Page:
WILLI CARLISLE is a poet and a folk singer for the people, but his extraordinary gift for turning a phrase isn’t about high falutin’ pontificatin’; it’s about looking out for one another and connecting through our shared human condition. Born and raised on the Midwestern plains, Carlisle is a product of the punk to folk music pipeline that’s long fueled frustrated young men looking to resist. After falling for the rich ballads and tunes of the Ozarks, where he now lives, he began examining the full spectrum of American musical history. This insatiable stylistic diversity is obvious in his wildly raucous live performances, where songs range from sardonic trucker-ballads like “Vanlife” to the heartbreaking queer waltz “Life on the Fence,” to an existential talkin’ blues about a panic attack in Walmart’s aisle five. With guitar, fiddle, button-box, banjo, harmonicas, rhythm-bones, and Willi’s booming baritone, this is bonafide populist folk music in the tradition of cowboys, frontier fiddlers, and tall-tale tellers. Carlisle recognizes that the only thing holding us back from greatness is each other. With a quick wit and big sing-alongs, these folksongs bring us a step closer to breaking down our divides. His latest album Peculiar, Missouri captures Carlisle’s impressive range as a songwriter and musician.
JAIMEE HARRIS‘s sophomore effort Boomerang Town marks a bold step forward for this country-folk-leaning singer-songwriter. It is an arresting, ambitious song-cycle that explores the generational arc of family, the stranglehold of addiction, and the fragile ties that bind us together as Americans.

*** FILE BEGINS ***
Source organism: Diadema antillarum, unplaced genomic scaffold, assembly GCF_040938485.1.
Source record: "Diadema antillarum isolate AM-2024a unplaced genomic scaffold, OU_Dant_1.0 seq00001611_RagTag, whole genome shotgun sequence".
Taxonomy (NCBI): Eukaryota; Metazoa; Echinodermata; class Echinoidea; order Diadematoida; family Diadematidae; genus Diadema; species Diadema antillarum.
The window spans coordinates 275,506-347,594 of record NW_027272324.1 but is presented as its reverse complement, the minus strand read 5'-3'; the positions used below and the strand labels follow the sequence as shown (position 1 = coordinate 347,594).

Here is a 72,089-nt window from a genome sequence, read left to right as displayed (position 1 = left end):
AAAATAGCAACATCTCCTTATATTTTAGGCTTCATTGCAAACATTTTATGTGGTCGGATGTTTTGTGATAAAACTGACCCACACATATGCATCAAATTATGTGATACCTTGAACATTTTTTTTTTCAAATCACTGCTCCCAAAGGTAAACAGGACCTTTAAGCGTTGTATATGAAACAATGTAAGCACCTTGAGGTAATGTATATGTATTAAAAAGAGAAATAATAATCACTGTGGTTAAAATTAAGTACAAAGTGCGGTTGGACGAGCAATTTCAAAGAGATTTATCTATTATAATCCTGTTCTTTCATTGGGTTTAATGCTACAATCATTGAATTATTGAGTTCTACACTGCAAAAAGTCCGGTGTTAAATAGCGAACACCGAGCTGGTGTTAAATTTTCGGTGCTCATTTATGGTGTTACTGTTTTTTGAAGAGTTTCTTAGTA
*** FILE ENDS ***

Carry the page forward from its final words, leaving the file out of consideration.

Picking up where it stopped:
Harris began cultivating Boomerang Town in 2016, a time of great loss for many in the Americana community, with the songwriter losing several musicians close to her. A shift in the nation’s political landscape had ushered in a new level of cultural polarization and for someone who grew up in a small town outside of Waco, Texas, Harris believed the values instilled by her parents were not entirely in line with how many were viewing, and vilifying, Christians. As a person in recovery, Harris has had to re-evaluate her own connection to faith and find strength in a higher power. It was from the intersection of these social, personal, and political currents that the album was born.
While themes of addiction and grief permeate sections of the record, it echoes hope in the face of the darkness. Boomerang Town understands that love and grief are two sides of the same coin.
Join us at the Hyatt Regency Tulsa’s Promenade Ballroom for the afterparty, where PILGRIM will take the Horton Records Stage. Front man Beau Roberson is a gifted songwriter with powerhouse vocals that are a perfect match for his profound lyrics. Each song is a perfectly crafted musical short story waiting to unfold. His band of Tulsa musician brothers are an integral part of the aural journey, maximizing the impact of each note and each song. Like the best music, this is difficult to fit into the tight confines of any one genre. But make no mistake, this is next-level stuff. Recommended if you like Wilco, JJ Grey & Mofro, Nathaniel Rateliff or Shinyribs.
Register now to join us for this performance as well as dozens of other sessions featuring keynotes, artist conversations, roundtable discussions, and much more. Switchyard will be held at the Hyatt Regency in downtown Tulsa, which has made a special rate available for festival attendees.